Department of Psychology
Rhode Island College

Psychology 332: Adolescent Psychology

Instructor: Thomas E. Malloy, Ph.D.
Office: Horace Mann 068

Required Text:

     Santrock, J. W. (2003) Adolescence (9th Ed).
       Dubuque, IA: W. C. Brown.
Note: The textbook is available in the college bookstore.

Nature of the Course:

This course will provide a general introduction to physical, cognitive and social development during adolescence, and behavior change during this phase of the lifespan. Topics will include: Theories of adolescence research methods, biological changes, cognitive development, socialization, social relationships, sexuality, and identity. A general focus of the course will be on cultural moderation of these processes among adolescents.

Topics of the Course:

1.Introduction to AdolescenceChapter 1
2. Theories of Adolescence - I Chapter 2
3. Theories of Adolescence - II Chapter 2
4. Biological Change in Adolescence Chapter 3
5. Cognitive Development Chapter 4
6. Social Cognition and Interpersonal Perception Chapter 4
7. Peer Effects Chapter 6
8. Self Concept and Identity Chapter 9
9. Gender and Sex-role socialization Chapter 10
10. Socialization in the Family Chapter 5
11. Socialization in School Chapter 7
12. Adolescent Sexuality and Health Chapter 11
13. Culture and Adolescence Chapter 8
14. Summary and Integration Lecture Only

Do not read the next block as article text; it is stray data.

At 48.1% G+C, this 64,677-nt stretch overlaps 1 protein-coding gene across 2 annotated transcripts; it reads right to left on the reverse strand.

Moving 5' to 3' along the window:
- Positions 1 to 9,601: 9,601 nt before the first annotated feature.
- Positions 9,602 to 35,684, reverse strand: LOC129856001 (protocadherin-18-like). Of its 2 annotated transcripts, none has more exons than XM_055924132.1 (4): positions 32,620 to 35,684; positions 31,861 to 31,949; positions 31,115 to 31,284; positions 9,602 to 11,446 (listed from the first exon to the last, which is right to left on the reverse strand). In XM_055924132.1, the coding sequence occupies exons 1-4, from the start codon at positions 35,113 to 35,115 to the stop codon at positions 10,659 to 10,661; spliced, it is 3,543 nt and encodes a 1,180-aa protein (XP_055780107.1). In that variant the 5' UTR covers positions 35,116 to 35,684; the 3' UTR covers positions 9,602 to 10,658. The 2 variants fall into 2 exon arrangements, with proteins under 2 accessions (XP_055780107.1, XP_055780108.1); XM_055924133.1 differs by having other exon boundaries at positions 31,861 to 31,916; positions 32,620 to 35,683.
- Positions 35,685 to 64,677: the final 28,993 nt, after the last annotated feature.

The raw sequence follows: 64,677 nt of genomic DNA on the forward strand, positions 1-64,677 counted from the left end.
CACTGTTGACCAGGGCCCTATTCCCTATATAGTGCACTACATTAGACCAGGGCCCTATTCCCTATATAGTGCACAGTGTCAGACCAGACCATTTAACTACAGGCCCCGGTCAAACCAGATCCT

The outline above represents the sequence of topics that will be addressed in the course. Students are encouraged to read the assigned material prior to the lecture. Lectures will overlap with reading, however, topics not in the reading will regularly be discussed in class.

Course Requirements and Expectations:

1. Attendance at the lecture is strongly encouraged. A portion of the material to be presented in class is not in the textbook. Past experience suggests that success in this course is associated with regular class attendance, multiple reading of the assigned material, and sustained effort.

2. Examinations: There will be two examinations in this course. Examinations will include objectively (multiple choice and true/false) evaluated questions. Exams will measure: memory for important information from the readings and lectures, application of information in new ways, and relationships among the information presented in the course. Exams must be taken at the scheduled class period. Make-up exams will only be given in the rarest of circumstances (e.g., illness verified by a doctor's note). If you must miss an exam, it is your responsibility to inform me prior to the exam. Unexcused absence from an exam will result in zero points for that exam.

Examination I will cover topics from Weeks 1 to 7. Examination II will cover topics from Weeks 8 to 14. Exams will not be cumulative. Exam dates will be announced in class.

Course Grades:

Examinations Iand II, will each be worth 50 points. The final grade will be based on the percentage of possible points accumulated. Thus, there will be a total of 100 possible points in the course.

A = 90 - 100 percent of possible points
B = 80 - 89 percent of possible points
C = 70 - 79 percent of possible points
D = 60 - 69 percent of possible points
F < 60 percent of possible points